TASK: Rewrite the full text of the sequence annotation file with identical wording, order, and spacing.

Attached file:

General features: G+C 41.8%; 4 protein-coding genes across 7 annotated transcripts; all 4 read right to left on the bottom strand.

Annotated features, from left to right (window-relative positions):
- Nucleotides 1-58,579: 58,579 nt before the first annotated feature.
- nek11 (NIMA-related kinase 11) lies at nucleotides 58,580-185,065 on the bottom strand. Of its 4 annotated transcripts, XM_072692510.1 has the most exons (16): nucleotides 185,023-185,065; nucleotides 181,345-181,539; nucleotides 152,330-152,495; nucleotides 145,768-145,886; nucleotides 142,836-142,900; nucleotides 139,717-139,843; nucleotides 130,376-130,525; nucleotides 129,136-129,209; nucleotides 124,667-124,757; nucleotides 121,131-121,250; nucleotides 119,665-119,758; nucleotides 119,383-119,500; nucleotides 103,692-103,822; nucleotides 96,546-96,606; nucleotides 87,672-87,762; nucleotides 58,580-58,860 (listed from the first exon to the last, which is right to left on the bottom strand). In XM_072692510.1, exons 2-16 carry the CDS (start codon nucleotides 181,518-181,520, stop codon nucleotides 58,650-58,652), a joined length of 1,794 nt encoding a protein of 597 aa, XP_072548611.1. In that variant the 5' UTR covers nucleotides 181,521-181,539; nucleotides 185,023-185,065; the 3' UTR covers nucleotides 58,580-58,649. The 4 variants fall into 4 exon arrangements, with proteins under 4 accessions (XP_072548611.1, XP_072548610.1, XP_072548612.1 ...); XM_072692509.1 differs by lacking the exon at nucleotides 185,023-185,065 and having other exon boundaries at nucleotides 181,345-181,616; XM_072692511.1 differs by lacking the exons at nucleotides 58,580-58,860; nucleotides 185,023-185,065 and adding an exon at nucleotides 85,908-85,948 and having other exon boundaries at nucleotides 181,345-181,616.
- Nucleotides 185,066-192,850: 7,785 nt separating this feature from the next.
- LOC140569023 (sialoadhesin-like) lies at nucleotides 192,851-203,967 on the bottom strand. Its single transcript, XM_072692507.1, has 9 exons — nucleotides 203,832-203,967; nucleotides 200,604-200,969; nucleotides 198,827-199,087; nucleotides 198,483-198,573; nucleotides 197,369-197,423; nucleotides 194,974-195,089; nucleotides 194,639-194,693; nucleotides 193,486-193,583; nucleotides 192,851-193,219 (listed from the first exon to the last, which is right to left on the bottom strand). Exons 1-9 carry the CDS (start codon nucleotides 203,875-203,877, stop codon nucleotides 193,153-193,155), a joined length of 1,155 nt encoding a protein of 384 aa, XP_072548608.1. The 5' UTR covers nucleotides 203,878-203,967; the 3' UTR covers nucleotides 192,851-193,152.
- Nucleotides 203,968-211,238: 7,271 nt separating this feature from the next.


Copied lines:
General features: G+C 41.8%; 4 protein-coding genes across 7 annotated transcripts; all 4 read right to left on the bottom strand.

Annotated features, from left to right (window-relative positions):
- Nucleotides 1-58,579: 58,579 nt before the first annotated feature.
- nek11 (NIMA-related kinase 11) lies at nucleotides 58,580-185,065 on the bottom strand. Of its 4 annotated transcripts, XM_072692510.1 has the most exons (16): nucleotides 185,023-185,065; nucleotides 181,345-181,539; nucleotides 152,330-152,495; nucleotides 145,768-145,886; nucleotides 142,836-142,900; nucleotides 139,717-139,843; nucleotides 130,376-130,525; nucleotides 129,136-129,209; nucleotides 124,667-124,757; nucleotides 121,131-121,250; nucleotides 119,665-119,758; nucleotides 119,383-119,500; nucleotides 103,692-103,822; nucleotides 96,546-96,606; nucleotides 87,672-87,762; nucleotides 58,580-58,860 (listed from the first exon to the last, which is right to left on the bottom strand). In XM_072692510.1, exons 2-16 carry the CDS (start codon nucleotides 181,518-181,520, stop codon nucleotides 58,650-58,652), a joined length of 1,794 nt encoding a protein of 597 aa, XP_072548611.1. In that variant the 5' UTR covers nucleotides 181,521-181,539; nucleotides 185,023-185,065; the 3' UTR covers nucleotides 58,580-58,649. The 4 variants fall into 4 exon arrangements, with proteins under 4 accessions (XP_072548611.1, XP_072548610.1, XP_072548612.1 ...); XM_072692509.1 differs by lacking the exon at nucleotides 185,023-185,065 and having other exon boundaries at nucleotides 181,345-181,616; XM_072692511.1 differs by lacking the exons at nucleotides 58,580-58,860; nucleotides 185,023-185,065 and adding an exon at nucleotides 85,908-85,948 and having other exon boundaries at nucleotides 181,345-181,616.
- Nucleotides 185,066-192,850: 7,785 nt separating this feature from the next.
- LOC140569023 (sialoadhesin-like) lies at nucleotides 192,851-203,967 on the bottom strand. Its single transcript, XM_072692507.1, has 9 exons — nucleotides 203,832-203,967; nucleotides 200,604-200,969; nucleotides 198,827-199,087; nucleotides 198,483-198,573; nucleotides 197,369-197,423; nucleotides 194,974-195,089; nucleotides 194,639-194,693; nucleotides 193,486-193,583; nucleotides 192,851-193,219 (listed from the first exon to the last, which is right to left on the bottom strand). Exons 1-9 carry the CDS (start codon nucleotides 203,875-203,877, stop codon nucleotides 193,153-193,155), a joined length of 1,155 nt encoding a protein of 384 aa, XP_072548608.1. The 5' UTR covers nucleotides 203,878-203,967; the 3' UTR covers nucleotides 192,851-193,152.
- Nucleotides 203,968-211,238: 7,271 nt separating this feature from the next.